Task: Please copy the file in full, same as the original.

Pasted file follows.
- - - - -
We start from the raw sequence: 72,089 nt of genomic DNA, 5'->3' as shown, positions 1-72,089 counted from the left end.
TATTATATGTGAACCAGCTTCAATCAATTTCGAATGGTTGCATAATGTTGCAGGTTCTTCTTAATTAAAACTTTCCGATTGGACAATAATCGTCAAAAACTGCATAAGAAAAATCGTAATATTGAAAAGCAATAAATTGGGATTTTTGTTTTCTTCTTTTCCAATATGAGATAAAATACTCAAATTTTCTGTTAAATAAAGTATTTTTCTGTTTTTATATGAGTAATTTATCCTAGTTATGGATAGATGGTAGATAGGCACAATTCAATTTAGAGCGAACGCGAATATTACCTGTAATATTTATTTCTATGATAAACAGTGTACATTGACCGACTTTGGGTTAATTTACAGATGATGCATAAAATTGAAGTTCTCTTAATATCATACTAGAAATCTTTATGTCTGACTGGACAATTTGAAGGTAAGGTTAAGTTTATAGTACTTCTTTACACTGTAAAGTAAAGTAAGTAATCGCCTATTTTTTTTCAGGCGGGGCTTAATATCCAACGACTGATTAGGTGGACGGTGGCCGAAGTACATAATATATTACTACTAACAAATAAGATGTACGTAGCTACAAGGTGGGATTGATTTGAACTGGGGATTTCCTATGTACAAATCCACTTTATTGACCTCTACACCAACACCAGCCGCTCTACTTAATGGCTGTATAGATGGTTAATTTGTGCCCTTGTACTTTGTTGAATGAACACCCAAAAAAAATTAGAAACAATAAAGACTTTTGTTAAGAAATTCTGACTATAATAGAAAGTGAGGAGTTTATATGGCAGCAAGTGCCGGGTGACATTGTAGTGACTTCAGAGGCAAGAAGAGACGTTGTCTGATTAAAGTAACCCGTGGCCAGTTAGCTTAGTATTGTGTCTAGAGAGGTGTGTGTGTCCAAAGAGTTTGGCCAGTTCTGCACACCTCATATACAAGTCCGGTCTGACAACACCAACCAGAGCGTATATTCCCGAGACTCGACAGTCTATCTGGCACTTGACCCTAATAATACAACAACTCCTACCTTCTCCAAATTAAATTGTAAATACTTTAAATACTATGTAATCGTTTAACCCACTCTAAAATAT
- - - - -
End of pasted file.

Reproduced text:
We start from the raw sequence: 72,089 nt of genomic DNA, 5'->3' as shown, positions 1-72,089 counted from the left end.
TATTATATGTGAACCAGCTTCAATCAATTTCGAATGGTTGCATAATGTTGCAGGTTCTTCTTAATTAAAACTTTCCGATTGGACAATAATCGTCAAAAACTGCATAAGAAAAATCGTAATATTGAAAAGCAATAAATTGGGATTTTTGTTTTCTTCTTTTCCAATATGAGATAAAATACTCAAATTTTCTGTTAAATAAAGTATTTTTCTGTTTTTATATGAGTAATTTATCCTAGTTATGGATAGATGGTAGATAGGCACAATTCAATTTAGAGCGAACGCGAATATTACCTGTAATATTTATTTCTATGATAAACAGTGTACATTGACCGACTTTGGGTTAATTTACAGATGATGCATAAAATTGAAGTTCTCTTAATATCATACTAGAAATCTTTATGTCTGACTGGACAATTTGAAGGTAAGGTTAAGTTTATAGTACTTCTTTACACTGTAAAGTAAAGTAAGTAATCGCCTATTTTTTTTCAGGCGGGGCTTAATATCCAACGACTGATTAGGTGGACGGTGGCCGAAGTACATAATATATTACTACTAACAAATAAGATGTACGTAGCTACAAGGTGGGATTGATTTGAACTGGGGATTTCCTATGTACAAATCCACTTTATTGACCTCTACACCAACACCAGCCGCTCTACTTAATGGCTGTATAGATGGTTAATTTGTGCCCTTGTACTTTGTTGAATGAACACCCAAAAAAAATTAGAAACAATAAAGACTTTTGTTAAGAAATTCTGACTATAATAGAAAGTGAGGAGTTTATATGGCAGCAAGTGCCGGGTGACATTGTAGTGACTTCAGAGGCAAGAAGAGACGTTGTCTGATTAAAGTAACCCGTGGCCAGTTAGCTTAGTATTGTGTCTAGAGAGGTGTGTGTGTCCAAAGAGTTTGGCCAGTTCTGCACACCTCATATACAAGTCCGGTCTGACAACACCAACCAGAGCGTATATTCCCGAGACTCGACAGTCTATCTGGCACTTGACCCTAATAATACAACAACTCCTACCTTCTCCAAATTAAATTGTAAATACTTTAAATACTATGTAATCGTTTAACCCACTCTAAAATAT